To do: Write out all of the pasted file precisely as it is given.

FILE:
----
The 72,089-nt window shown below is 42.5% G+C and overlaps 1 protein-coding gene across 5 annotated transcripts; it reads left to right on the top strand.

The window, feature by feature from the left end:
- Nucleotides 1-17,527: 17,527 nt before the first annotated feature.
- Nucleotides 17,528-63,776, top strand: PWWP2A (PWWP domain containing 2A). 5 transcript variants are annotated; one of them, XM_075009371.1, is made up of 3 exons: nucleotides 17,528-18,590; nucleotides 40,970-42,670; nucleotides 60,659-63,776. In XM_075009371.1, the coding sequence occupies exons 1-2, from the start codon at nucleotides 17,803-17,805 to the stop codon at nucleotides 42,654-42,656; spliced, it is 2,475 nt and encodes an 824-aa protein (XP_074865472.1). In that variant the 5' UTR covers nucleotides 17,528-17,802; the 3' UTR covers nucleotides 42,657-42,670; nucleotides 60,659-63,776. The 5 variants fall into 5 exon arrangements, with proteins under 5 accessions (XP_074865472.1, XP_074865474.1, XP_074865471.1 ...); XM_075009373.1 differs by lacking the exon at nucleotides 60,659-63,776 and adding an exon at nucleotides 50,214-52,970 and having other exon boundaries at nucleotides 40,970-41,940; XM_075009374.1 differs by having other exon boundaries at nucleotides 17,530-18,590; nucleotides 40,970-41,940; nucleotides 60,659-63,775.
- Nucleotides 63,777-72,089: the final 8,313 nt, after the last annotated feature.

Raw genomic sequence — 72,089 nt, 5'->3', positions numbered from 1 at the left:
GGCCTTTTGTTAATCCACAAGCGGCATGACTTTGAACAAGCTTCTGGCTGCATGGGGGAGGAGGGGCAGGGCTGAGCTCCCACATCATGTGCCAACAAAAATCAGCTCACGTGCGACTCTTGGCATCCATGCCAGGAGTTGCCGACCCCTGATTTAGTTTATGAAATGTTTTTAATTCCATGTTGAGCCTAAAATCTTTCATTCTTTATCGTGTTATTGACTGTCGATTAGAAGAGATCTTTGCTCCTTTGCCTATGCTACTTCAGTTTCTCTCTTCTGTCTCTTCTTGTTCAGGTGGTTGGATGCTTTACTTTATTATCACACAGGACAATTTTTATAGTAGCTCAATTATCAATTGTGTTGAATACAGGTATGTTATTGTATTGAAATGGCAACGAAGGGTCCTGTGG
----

The 72,089-nt window shown below is 42.5% G+C and overlaps 1 protein-coding gene across 5 annotated transcripts; it reads left to right on the top strand.

The window, feature by feature from the left end:
- Nucleotides 1-17,527: 17,527 nt before the first annotated feature.
- Nucleotides 17,528-63,776, top strand: PWWP2A (PWWP domain containing 2A). 5 transcript variants are annotated; one of them, XM_075009371.1, is made up of 3 exons: nucleotides 17,528-18,590; nucleotides 40,970-42,670; nucleotides 60,659-63,776. In XM_075009371.1, the coding sequence occupies exons 1-2, from the start codon at nucleotides 17,803-17,805 to the stop codon at nucleotides 42,654-42,656; spliced, it is 2,475 nt and encodes an 824-aa protein (XP_074865472.1). In that variant the 5' UTR covers nucleotides 17,528-17,802; the 3' UTR covers nucleotides 42,657-42,670; nucleotides 60,659-63,776. The 5 variants fall into 5 exon arrangements, with proteins under 5 accessions (XP_074865472.1, XP_074865474.1, XP_074865471.1 ...); XM_075009373.1 differs by lacking the exon at nucleotides 60,659-63,776 and adding an exon at nucleotides 50,214-52,970 and having other exon boundaries at nucleotides 40,970-41,940; XM_075009374.1 differs by having other exon boundaries at nucleotides 17,530-18,590; nucleotides 40,970-41,940; nucleotides 60,659-63,775.
- Nucleotides 63,777-72,089: the final 8,313 nt, after the last annotated feature.

Raw genomic sequence — 72,089 nt, 5'->3', positions numbered from 1 at the left:
GGCCTTTTGTTAATCCACAAGCGGCATGACTTTGAACAAGCTTCTGGCTGCATGGGGGAGGAGGGGCAGGGCTGAGCTCCCACATCATGTGCCAACAAAAATCAGCTCACGTGCGACTCTTGGCATCCATGCCAGGAGTTGCCGACCCCTGATTTAGTTTATGAAATGTTTTTAATTCCATGTTGAGCCTAAAATCTTTCATTCTTTATCGTGTTATTGACTGTCGATTAGAAGAGATCTTTGCTCCTTTGCCTATGCTACTTCAGTTTCTCTCTTCTGTCTCTTCTTGTTCAGGTGGTTGGATGCTTTACTTTATTATCACACAGGACAATTTTTATAGTAGCTCAATTATCAATTGTGTTGAATACAGGTATGTTATTGTATTGAAATGGCAACGAAGGGTCCTGTGG